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Cities Won’t Mainstream Cycling By Going Halfway With Infrastructure

10:30 AM CDT on September 24, 2015

Like any city, Atlanta needs real bike infrastructure to make cycling an appealing option for most people. But like many other cities, a lot of times Atlanta only seems to be able to muster the will to designate leftover, marginal spaces to cyclists, putting them in potentially dangerous, or at the very least, highly uncomfortable positions.

With facilities like these, it's no wonder cyclists stick to the sidewalks. Photo: ATL Urbanist
With bike lanes like this one on Highland Avenue, it's no wonder some people bike on the sidewalks. Photo: ATL Urbanist

Darin at ATL Urbanist says there's a real political battle happening right now with respect to bike lanes on an important thoroughfare: Peachtree Street in the Buckhead neighborhood. The local media, of course, is completely incapable of covering the issue:

These days in Atlanta, bike lanes are part of a local culture war, with opponents demonizing “road diets” that allow new lanes for cyclists because they take away car capacity; instead of making it safer to cycle via a little diet for drivers, it seems like these people would prefer to simply starve cyclists.

A writer for the AJC recently went on a tirade against the proposal to put in a bike lane on Peachtree Road while removing some car lane. I won’t even bother quoting from it. The nadir was when he describes the way he drove alongside cyclists with his car window down and shouting at them to try and get their opinion. Real nice.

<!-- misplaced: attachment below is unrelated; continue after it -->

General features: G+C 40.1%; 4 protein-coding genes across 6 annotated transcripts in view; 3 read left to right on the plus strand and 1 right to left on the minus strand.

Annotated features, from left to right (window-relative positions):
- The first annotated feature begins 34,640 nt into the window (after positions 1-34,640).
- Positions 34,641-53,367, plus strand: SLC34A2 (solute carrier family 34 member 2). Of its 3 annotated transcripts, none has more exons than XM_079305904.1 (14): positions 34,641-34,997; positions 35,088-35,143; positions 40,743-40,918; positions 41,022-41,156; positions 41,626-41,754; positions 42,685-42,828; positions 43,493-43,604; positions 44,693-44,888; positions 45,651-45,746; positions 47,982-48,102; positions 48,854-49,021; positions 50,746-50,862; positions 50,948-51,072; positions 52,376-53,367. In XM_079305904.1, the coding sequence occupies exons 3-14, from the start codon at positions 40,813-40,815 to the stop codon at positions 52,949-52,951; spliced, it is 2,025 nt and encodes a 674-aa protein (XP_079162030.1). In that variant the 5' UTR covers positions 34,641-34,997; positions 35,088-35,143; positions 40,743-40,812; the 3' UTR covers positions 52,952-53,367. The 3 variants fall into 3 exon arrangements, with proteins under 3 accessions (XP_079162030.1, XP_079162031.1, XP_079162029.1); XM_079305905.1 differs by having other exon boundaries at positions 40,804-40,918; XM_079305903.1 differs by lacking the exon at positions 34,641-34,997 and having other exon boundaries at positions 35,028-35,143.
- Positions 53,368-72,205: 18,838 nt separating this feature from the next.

So will the city be able to make the leap?

There has been a rise in the number of people commuting by bike in Atlanta in recent years, but there’s room for a lot more of a rise. Clear data shows a direct relationship between protected lanes and significant growth in cycling traffic.

We certainly can’t expect that growth to happen when we produce badly designed bike infrastructure like what can be seen on Atlanta’s Highland Avenue... a pitifully ineffective bike lane that exists as little more than a “courtesy curb” for the bravest and boldest, thanks to its lack of buffering and the high potential to get cyclists doored by parked cars. And sure enough, as I walked here on a recent night, three separate cyclists passed by on the sidewalk, refusing to consider the lane. I couldn’t blame them.

Elsewhere on the Network today: Strong Towns remarks on transportation agencies' delusion that pretty landscaping can fix the terrible, leftover spaces next to major roads. Transit Center looks at what happens when bus riders matter to decision makers. And Bike Portland reports city leaders have unanimously approved a bike-share system.

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